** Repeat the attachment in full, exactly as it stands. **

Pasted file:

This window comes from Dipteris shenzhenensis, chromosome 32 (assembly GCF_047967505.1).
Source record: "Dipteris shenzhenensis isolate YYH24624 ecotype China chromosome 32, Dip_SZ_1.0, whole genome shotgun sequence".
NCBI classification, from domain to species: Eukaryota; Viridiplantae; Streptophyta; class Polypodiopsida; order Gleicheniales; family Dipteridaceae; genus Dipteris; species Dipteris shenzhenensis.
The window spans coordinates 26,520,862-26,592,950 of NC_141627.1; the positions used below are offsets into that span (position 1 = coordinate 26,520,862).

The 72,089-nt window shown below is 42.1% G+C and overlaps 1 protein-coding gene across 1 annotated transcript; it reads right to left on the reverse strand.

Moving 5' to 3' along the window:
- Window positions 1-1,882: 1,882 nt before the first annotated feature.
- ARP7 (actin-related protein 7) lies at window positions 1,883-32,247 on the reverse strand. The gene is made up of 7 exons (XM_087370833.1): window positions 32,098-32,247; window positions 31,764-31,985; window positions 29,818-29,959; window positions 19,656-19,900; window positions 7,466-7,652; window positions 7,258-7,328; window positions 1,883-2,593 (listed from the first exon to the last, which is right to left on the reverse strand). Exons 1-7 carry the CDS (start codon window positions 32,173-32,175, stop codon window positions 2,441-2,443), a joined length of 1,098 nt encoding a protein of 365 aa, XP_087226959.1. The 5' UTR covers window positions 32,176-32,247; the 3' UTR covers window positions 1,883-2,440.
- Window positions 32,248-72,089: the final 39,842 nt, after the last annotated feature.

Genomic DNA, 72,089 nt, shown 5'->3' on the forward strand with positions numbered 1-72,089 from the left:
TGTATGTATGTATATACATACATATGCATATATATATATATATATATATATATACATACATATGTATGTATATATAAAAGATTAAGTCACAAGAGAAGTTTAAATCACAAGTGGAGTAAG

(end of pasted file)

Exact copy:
This window comes from Dipteris shenzhenensis, chromosome 32 (assembly GCF_047967505.1).
Source record: "Dipteris shenzhenensis isolate YYH24624 ecotype China chromosome 32, Dip_SZ_1.0, whole genome shotgun sequence".
NCBI classification, from domain to species: Eukaryota; Viridiplantae; Streptophyta; class Polypodiopsida; order Gleicheniales; family Dipteridaceae; genus Dipteris; species Dipteris shenzhenensis.
The window spans coordinates 26,520,862-26,592,950 of NC_141627.1; the positions used below are offsets into that span (position 1 = coordinate 26,520,862).

The 72,089-nt window shown below is 42.1% G+C and overlaps 1 protein-coding gene across 1 annotated transcript; it reads right to left on the reverse strand.

Moving 5' to 3' along the window:
- Window positions 1-1,882: 1,882 nt before the first annotated feature.
- ARP7 (actin-related protein 7) lies at window positions 1,883-32,247 on the reverse strand. The gene is made up of 7 exons (XM_087370833.1): window positions 32,098-32,247; window positions 31,764-31,985; window positions 29,818-29,959; window positions 19,656-19,900; window positions 7,466-7,652; window positions 7,258-7,328; window positions 1,883-2,593 (listed from the first exon to the last, which is right to left on the reverse strand). Exons 1-7 carry the CDS (start codon window positions 32,173-32,175, stop codon window positions 2,441-2,443), a joined length of 1,098 nt encoding a protein of 365 aa, XP_087226959.1. The 5' UTR covers window positions 32,176-32,247; the 3' UTR covers window positions 1,883-2,440.
- Window positions 32,248-72,089: the final 39,842 nt, after the last annotated feature.

Genomic DNA, 72,089 nt, shown 5'->3' on the forward strand with positions numbered 1-72,089 from the left:
TGTATGTATGTATATACATACATATGCATATATATATATATATATATATATATACATACATATGTATGTATATATAAAAGATTAAGTCACAAGAGAAGTTTAAATCACAAGTGGAGTAAG